There are still more questions than answers Monday surrounding the Malaysia Airlines flight that went missing this weekend.
The U.S. Navy has now joined international search and rescue teams in the hunt for wreckage of the Boeing 777 passenger jet.
So far, an aircraft spotted a possible lifeboat, and on Sunday, another plane spotted a rectangular object. But ships have recovered nothing.
"We have not found anything that appears to be objects from the aircraft, let alone the aircraft," Datuk Azharuddin Abdul Rahman, director-general of the Department of Civil Aviation, said.
***Could the disappearance of Malaysia Airlines Flight 370 be tied to terrorism? CBN News Correspondent Erick Stakelbeck addressed that question and more, on The 700 Club, March 10.
Experts say the Boeing has an excellent safety record, and they found no problems when the plane was inspected about 10 days ago before the crash.
Even so, the aircraft lost contact with ground controllers somewhere between Malaysia and Vietnam Saturday, with 239 people on board.
Among the missing passengers is American Philip Wood. His family said their faith in Christ is what's holding them together.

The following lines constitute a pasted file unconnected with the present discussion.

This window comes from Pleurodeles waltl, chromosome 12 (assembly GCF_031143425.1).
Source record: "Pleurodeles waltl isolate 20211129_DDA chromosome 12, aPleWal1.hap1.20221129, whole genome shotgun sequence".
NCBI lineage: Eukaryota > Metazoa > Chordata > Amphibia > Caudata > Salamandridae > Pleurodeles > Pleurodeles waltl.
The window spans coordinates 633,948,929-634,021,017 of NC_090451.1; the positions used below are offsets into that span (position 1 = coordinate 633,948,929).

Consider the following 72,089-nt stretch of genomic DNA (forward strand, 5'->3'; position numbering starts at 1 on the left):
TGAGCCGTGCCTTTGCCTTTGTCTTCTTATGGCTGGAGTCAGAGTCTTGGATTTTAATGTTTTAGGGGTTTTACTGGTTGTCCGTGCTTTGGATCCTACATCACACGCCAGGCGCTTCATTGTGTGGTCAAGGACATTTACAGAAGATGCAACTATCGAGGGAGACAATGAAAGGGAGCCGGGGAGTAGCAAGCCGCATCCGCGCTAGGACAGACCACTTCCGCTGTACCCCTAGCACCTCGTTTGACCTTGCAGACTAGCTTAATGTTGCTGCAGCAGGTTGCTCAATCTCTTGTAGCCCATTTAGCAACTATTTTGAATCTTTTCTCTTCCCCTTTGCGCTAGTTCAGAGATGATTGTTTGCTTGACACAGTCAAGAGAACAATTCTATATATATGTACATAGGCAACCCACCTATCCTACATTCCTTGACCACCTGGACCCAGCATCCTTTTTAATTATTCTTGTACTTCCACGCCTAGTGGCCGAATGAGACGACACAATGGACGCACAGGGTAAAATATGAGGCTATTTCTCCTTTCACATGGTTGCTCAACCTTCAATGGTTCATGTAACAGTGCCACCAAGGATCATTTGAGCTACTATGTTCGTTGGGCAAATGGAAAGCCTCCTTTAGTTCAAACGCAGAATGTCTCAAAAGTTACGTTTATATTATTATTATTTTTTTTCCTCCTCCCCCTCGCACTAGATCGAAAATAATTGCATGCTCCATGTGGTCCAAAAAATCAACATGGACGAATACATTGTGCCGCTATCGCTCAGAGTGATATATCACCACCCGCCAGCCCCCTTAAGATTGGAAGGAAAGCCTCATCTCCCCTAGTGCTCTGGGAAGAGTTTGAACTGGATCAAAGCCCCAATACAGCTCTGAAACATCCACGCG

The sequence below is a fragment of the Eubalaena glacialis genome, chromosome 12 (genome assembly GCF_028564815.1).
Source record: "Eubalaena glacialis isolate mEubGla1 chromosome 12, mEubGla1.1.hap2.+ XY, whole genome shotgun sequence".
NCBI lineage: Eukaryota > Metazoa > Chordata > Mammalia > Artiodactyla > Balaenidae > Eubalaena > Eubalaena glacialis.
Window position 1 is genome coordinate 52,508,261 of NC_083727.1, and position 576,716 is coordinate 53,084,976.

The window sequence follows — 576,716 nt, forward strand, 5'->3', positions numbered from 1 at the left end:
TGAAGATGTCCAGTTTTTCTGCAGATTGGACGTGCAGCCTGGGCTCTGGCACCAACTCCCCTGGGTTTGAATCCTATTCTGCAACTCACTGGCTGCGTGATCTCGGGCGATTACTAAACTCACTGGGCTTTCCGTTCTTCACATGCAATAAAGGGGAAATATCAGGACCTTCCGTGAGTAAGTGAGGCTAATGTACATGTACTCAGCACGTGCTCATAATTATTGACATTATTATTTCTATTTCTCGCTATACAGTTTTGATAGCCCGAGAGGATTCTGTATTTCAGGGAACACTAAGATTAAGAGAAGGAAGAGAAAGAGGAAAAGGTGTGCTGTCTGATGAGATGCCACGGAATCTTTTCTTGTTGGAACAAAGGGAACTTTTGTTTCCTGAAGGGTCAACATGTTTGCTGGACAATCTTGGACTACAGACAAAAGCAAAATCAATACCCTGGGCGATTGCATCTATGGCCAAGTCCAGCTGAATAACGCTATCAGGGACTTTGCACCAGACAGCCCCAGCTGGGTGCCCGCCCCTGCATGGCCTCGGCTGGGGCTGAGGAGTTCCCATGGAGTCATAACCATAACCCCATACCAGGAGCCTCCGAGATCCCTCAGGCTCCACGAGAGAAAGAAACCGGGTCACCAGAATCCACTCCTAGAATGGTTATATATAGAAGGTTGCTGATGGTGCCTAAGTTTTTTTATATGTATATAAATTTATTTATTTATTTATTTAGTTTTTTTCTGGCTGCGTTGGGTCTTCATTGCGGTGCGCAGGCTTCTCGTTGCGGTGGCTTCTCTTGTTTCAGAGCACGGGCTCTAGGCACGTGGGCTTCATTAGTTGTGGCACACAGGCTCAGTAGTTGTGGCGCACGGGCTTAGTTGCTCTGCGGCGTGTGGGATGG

"It's devastating," Philip's mother, Sondra Wood, said. "But I know in my heart that Philip's with God and I plan to be there with him because I have a deep faith in my God."
Malaysian authorities said the Boeing's radar suggests the plane, which was en route from Kuala Lampur to Beijing, may have been turning around before it vanished. But there was no mayday call.
"That is a really, really safe place to be, which makes this mystery all that much deeper," retired Col. Stephen Ganyard said.
Meanwhile, yet another mystery is raising questions about possible terrorism.
Malaysian authorities are scouring surveillance footage of two passengers who boarded the flight with stolen passports in an effort to determine their identity.
The FBI and U.S. intelligence agencies are hoping to use super computers to compare the video to images of known terrorists and criminals from around the globe.
"It's not common, but it is not unheard of, either, that stolen passports can be re-purposed and used, mainly for the quality of the passports themselves," Rep. Mike Rogers, R-Mich., said.
Interpol Secretary General Ronald Noble said, "It is clearly of great concern that any passenger was able to board an international flight using a stolen passport listed in Interpol's databases."
Authorities also speculated the stolen passports could be tied to drug smuggling. So far, nothing has been ruled out.